Known as the Last of the Red Hot Mamas, Sophie Tucker had a career that began in vaudeville, embraced the new jazz age of the 1920’s and lasted well into the 1960s.
Widely known for her bawdy humor (which may seem tame by today’s standards) and her big personality, she never lost touch with her Jewish roots.
Sophie Tucker ‘s original Decca rendition of My Yiddishe Momme, recorded in 1928, featured an English version on Side A and a Yiddish version on Side B. Among the recordings she made on the Mercury label beginning in the 1950s was this rendition of My Mother’s Sabbath Candles, also in both English and Yiddish versions.
Sophie Tucker quotes
I couldn’t make [Momme] understand that it wasn’t a career that I was after. It was just that I wanted a life that didn’t mean spending most of it at the cookstove and the kitchen sink. (Some of the Days, 1945)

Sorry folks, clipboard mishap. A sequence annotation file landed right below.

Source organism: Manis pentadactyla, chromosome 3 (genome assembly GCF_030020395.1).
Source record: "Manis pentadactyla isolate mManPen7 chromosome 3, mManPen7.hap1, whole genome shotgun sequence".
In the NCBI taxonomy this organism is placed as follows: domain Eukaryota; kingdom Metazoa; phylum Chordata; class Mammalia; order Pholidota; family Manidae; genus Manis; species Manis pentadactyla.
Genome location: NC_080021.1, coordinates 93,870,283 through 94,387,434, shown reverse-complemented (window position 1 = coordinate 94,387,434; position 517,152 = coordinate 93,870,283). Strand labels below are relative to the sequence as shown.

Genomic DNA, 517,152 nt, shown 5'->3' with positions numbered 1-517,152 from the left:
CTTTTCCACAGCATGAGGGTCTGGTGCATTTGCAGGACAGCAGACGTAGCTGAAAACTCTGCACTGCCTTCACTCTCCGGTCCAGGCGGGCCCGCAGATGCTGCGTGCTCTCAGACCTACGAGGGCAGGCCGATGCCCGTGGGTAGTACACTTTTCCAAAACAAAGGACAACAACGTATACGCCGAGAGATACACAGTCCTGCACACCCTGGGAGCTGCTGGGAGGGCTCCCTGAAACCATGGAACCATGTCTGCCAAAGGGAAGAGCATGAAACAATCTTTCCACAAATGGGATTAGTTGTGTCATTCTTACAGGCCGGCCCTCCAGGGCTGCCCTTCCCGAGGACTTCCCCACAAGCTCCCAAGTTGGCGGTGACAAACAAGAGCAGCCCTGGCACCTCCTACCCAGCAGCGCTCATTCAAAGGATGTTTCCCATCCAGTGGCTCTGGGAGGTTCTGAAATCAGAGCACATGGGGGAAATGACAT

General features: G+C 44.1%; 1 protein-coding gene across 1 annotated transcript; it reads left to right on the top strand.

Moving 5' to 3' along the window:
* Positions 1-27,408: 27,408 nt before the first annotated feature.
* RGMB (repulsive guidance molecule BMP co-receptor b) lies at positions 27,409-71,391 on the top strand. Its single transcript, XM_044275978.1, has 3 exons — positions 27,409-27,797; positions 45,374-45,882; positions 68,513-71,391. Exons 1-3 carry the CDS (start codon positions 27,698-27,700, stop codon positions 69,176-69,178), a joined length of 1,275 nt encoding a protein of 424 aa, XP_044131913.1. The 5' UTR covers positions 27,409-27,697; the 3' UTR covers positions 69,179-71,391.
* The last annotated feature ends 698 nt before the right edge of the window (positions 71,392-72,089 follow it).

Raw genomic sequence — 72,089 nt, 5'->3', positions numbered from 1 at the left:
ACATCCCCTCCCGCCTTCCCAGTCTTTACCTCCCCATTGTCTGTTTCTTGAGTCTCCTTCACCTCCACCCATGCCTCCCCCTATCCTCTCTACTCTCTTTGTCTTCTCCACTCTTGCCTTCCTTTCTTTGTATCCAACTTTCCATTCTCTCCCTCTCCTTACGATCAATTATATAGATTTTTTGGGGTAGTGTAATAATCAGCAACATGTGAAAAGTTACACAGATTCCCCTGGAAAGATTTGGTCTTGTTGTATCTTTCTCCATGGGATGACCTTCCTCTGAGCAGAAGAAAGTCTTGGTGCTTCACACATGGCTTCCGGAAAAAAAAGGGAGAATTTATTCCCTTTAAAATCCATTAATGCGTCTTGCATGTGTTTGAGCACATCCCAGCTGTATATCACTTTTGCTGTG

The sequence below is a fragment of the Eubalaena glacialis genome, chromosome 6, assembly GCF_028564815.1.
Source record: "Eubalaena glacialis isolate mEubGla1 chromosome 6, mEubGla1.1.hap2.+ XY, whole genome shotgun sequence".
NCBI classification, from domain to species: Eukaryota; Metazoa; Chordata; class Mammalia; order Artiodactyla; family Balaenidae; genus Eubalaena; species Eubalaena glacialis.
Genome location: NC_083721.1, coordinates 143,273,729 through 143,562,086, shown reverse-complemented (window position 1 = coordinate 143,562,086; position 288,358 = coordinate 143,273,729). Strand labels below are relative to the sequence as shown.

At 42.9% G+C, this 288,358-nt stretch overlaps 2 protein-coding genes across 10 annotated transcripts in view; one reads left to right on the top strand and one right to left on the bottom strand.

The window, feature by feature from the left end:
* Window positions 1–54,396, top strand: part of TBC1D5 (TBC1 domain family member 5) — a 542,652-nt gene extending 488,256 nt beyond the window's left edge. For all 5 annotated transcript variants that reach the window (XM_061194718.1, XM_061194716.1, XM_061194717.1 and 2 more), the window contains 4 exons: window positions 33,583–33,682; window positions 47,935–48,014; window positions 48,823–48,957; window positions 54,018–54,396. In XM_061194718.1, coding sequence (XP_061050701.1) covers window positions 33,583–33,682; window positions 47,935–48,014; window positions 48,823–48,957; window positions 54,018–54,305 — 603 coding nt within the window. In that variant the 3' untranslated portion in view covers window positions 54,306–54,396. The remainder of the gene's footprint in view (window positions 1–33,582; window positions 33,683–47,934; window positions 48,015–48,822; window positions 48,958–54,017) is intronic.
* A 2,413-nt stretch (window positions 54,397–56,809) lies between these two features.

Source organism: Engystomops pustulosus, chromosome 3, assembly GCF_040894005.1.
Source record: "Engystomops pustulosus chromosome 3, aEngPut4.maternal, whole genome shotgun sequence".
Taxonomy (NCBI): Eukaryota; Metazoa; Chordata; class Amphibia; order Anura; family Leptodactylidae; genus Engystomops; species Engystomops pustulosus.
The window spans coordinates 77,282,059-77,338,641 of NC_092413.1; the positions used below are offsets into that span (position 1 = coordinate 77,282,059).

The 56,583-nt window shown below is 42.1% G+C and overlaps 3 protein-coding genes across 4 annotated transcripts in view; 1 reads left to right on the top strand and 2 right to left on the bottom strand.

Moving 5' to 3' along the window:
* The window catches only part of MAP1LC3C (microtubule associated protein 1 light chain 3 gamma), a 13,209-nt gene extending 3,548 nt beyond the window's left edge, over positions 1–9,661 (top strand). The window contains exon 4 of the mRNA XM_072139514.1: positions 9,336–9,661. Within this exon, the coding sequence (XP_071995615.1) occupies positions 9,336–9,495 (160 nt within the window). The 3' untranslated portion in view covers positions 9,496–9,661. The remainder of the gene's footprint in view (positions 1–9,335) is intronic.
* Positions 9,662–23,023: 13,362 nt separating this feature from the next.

Everyone knew the theater was to be closed down, and a landmark in show business would be gone. That feeling got into the acts. The whole place, even the performers, stank of decay. I seemed to smell it. It challenged me. I was determined to give the audience the idea: why brood over yesterday? We have tomorrow. As I sang I could feel the atmosphere change. The gloom began to lift, the spirit which formerly filled the Palace and which made it famous among vaudeville houses the world over came back. That’s what an entertainer can do. (Concerning the November 19, 1932 closing of the Palace theater in NYC, i.e. the end of vaudeville.)
Selected items from our collection of Sophie Tucker recordings.
Sophie Tucker’s performance on The Ed Sullivan Show.
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